Vol. XXVI, 4th Quarter
October – December 2008
THREE FILIPINO ELEMENTARY STUDENTS, underscoring the urgency to stem the declining global environment earned the silver medal in the World Robot Olympiad‘s open category recently in Yokohama, Japan.
The silver medal came with a certificate and LEGO trophy. The winning team includes Joseph Aldrin Chua (Grade 6) and Edrich Hans Chua and Dominique Hannah Sy (both Grade 5). They are all from Grace Christian Elementary School, besting 21 other schools.
Entitled “Green Whiz Community and the G-Tech Robot Engineering a Better World,” the Filipino students’ entry features 12 robots doing various tasks to help save the environment. The feat is the first of its kind for Filipino elementary students. The team was coached by Melanie Tizon and Warren John Ong Pe.
Tizon said the team used several robots to underscore the urgency to save the environment, and that technology could be used to stop the degradation of the world’s environment.
The robots include Next Gen Car, a lightweight hydrogen powered car for the next generation; H2O Treatment Robot, designed to filter waste water from a factory for safe disposal; E-Sorter, a robot that sorts biodegradable and non-biodegradable garbage using color coded containers; Paper Recycling Area, a factory robot that recycles used paper into usable items; Iced Sub-Zero Robot, which makes melted ice in the polar region back into ice form; and Forest Surveillance Robot, which has a built in camera that guards forests and waterfalls from illegal loggers and hunters.
Other robots used in the competition were AD Robot, a robot at mountaintop that advertises the importance of planting trees to save the earth; Air Pollution Monitor Robot, capable of monitoring the level of carbon dioxide and other pollutants; CO2 Sequester E3K, a robot designed to sequester carbon dioxide spewed by factories; E-Card, which is used as switch on and off household appliances; Heliostatic mirrors, a robot equipped with mirrors that follow the light of the sun and magnify it as an alternative source of light, and; WM 123, which are windmill robots that serve as alternative source of energy for the community.
Meanwhile, students from Benigno Aquino High School, and the International School of Manila also received certificates for being 6th placers in the open category for High School and Primary Levels, respectively.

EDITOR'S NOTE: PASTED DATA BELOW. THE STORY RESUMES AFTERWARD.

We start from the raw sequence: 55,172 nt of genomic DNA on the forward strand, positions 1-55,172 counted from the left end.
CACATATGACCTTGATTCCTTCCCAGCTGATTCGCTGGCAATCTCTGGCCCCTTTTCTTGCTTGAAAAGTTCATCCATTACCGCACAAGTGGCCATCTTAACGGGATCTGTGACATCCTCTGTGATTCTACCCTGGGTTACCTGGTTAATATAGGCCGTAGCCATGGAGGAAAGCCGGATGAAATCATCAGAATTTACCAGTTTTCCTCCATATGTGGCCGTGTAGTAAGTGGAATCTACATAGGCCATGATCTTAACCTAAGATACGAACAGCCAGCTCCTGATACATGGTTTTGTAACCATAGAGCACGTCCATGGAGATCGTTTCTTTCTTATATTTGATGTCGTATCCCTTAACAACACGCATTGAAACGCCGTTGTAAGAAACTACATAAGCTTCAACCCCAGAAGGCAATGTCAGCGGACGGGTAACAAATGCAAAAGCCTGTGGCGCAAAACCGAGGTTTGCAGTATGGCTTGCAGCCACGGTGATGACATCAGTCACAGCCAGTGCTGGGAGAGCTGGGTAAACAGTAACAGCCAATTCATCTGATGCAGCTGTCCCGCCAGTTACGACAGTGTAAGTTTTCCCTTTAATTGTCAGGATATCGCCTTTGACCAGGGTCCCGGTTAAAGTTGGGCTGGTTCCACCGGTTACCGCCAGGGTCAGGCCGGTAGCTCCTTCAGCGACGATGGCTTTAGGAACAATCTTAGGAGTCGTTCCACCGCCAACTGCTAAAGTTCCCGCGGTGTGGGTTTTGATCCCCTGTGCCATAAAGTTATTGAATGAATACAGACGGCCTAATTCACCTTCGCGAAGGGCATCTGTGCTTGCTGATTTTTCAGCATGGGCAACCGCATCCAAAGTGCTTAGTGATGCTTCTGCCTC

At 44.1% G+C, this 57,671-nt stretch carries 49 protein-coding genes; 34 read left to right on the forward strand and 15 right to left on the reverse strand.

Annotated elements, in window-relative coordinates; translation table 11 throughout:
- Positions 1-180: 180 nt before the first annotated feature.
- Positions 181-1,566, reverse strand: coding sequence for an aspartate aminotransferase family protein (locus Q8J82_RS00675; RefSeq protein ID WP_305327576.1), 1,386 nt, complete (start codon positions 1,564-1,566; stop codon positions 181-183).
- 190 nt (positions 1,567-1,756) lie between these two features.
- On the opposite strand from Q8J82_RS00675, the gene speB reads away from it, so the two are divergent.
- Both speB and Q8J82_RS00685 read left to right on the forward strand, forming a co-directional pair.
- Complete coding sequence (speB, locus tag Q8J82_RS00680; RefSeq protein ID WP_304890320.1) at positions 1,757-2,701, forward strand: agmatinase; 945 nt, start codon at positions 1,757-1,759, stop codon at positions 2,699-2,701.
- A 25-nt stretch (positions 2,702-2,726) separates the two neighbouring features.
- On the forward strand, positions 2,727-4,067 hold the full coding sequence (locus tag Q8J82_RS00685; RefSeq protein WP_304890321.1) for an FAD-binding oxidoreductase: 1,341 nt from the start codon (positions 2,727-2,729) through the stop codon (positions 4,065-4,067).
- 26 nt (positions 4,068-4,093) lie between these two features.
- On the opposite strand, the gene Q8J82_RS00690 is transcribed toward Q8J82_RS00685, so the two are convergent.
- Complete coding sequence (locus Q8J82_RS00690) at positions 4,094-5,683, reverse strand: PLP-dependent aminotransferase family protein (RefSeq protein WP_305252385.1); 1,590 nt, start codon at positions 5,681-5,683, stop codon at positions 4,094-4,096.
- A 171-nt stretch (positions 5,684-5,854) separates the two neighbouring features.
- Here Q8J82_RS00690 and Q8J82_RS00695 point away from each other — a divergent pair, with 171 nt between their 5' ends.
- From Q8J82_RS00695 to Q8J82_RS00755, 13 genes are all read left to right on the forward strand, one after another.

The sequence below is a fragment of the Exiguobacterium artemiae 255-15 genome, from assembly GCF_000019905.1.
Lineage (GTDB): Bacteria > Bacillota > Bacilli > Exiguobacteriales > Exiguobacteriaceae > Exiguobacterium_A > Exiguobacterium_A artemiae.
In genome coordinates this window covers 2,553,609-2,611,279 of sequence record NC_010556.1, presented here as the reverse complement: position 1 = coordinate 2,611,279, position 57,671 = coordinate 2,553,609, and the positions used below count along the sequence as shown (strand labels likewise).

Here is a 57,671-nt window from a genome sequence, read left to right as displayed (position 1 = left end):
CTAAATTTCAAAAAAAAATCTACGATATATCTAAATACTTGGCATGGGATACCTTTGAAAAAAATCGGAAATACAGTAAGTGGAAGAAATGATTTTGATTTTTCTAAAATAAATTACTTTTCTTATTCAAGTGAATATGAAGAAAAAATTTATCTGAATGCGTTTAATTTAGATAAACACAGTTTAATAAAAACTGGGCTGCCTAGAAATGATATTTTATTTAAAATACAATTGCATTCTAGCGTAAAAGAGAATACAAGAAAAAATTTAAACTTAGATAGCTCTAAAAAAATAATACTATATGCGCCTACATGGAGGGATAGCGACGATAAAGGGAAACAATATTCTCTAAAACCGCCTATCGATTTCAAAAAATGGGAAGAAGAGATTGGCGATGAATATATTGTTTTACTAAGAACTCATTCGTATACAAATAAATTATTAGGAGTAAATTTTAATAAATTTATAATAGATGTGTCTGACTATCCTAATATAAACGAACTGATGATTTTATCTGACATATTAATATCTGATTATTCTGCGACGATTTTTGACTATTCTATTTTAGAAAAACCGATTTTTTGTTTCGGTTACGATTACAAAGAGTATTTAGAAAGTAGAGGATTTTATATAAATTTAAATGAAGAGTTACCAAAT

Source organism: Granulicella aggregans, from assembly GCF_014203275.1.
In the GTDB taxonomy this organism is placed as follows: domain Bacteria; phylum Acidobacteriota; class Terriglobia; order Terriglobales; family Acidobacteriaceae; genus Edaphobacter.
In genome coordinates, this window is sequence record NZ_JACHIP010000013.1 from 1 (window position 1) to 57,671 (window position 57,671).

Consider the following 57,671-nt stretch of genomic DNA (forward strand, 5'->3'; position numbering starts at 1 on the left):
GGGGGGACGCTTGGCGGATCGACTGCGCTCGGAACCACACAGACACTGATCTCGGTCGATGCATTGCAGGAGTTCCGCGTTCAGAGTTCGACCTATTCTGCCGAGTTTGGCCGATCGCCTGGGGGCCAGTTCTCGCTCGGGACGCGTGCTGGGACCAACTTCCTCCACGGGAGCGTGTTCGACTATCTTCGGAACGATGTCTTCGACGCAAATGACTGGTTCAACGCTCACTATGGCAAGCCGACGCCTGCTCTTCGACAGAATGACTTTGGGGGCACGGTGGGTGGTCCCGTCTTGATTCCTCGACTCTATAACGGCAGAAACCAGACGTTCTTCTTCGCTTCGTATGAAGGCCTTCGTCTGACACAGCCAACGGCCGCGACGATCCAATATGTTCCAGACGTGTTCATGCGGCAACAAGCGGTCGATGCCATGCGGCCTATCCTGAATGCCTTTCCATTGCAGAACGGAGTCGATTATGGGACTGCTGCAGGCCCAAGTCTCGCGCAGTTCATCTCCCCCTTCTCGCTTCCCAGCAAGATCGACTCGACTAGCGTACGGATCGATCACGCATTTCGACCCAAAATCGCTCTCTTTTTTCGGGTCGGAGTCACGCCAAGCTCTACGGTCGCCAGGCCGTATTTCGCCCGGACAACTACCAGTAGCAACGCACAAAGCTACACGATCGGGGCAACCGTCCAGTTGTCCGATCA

Gold medals for the open category went to Malaysia, Taiwan, and South Korea for the Senior High School, Junior High School, and Primary Levels, respectively.
In the regular category, South Korea clinched the gold medals for the primary and junior high school levels, while Sweden romped off with the top prize for the senior high school level.
Moreover, South Korea picked up three gold medals, Singapore wrapped up a silver and bronze, and Malaysia took a gold, silver, and two bronze medals for the entire event.
In the open category, the students were tasked to create robots within the theme “Saving the Global Environment”, which are judged based on appearance, uniqueness, interactive behavior, good engineering, and stability. Team members must successfully demonstrate, explain well, and project high team spirit.
Science Education Institute Director Ester B. Ogena said the Philippine team’s triumph is a proof that Filipino students are at par with international counterparts.
“Our students have shown their best and given more opportunities like these, we could tap more potential in the field of robotics,” she said.
Ogena vowed to increase support in robotics as it takes the lead, together with FELTA Multi-media, in preparing for the staging of the 2010 WRO in the Philippines.
“Preparations are underway for this grand event and we are very excited with the privilege that we would be hosting the WRO two years from now,” she said.
Ogena said the WRO is a good training ground for future engineers who would like to improve the way of living in the world through robotics.
“Our end goal in supporting the WRO is to entice our students to venture into science careers and beef up the critical mass of scientists and engineers our country needs”.